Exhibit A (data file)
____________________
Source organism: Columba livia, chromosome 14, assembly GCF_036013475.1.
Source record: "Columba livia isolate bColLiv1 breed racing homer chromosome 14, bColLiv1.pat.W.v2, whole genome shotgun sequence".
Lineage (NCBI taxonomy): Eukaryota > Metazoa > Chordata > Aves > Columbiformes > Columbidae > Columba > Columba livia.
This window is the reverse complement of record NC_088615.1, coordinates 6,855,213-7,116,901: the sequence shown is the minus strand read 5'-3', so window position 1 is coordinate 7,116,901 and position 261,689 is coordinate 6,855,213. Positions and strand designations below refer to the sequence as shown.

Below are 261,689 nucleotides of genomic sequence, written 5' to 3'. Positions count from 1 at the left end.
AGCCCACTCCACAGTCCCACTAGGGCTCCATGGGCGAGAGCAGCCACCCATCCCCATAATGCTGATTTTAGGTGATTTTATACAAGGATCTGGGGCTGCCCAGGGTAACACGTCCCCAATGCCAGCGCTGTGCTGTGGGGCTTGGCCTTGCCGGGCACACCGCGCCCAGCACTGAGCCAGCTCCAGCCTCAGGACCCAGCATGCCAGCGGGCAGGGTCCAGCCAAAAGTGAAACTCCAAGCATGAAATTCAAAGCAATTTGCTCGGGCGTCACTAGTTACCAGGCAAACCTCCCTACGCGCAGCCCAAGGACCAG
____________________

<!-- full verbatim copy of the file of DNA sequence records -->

Source organism: Columba livia, chromosome 14, assembly GCF_036013475.1.
Source record: "Columba livia isolate bColLiv1 breed racing homer chromosome 14, bColLiv1.pat.W.v2, whole genome shotgun sequence".
Lineage (NCBI taxonomy): Eukaryota > Metazoa > Chordata > Aves > Columbiformes > Columbidae > Columba > Columba livia.
This window is the reverse complement of record NC_088615.1, coordinates 6,855,213-7,116,901: the sequence shown is the minus strand read 5'-3', so window position 1 is coordinate 7,116,901 and position 261,689 is coordinate 6,855,213. Positions and strand designations below refer to the sequence as shown.

Below are 261,689 nucleotides of genomic sequence, written 5' to 3'. Positions count from 1 at the left end.
AGCCCACTCCACAGTCCCACTAGGGCTCCATGGGCGAGAGCAGCCACCCATCCCCATAATGCTGATTTTAGGTGATTTTATACAAGGATCTGGGGCTGCCCAGGGTAACACGTCCCCAATGCCAGCGCTGTGCTGTGGGGCTTGGCCTTGCCGGGCACACCGCGCCCAGCACTGAGCCAGCTCCAGCCTCAGGACCCAGCATGCCAGCGGGCAGGGTCCAGCCAAAAGTGAAACTCCAAGCATGAAATTCAAAGCAATTTGCTCGGGCGTCACTAGTTACCAGGCAAACCTCCCTACGCGCAGCCCAAGGACCAG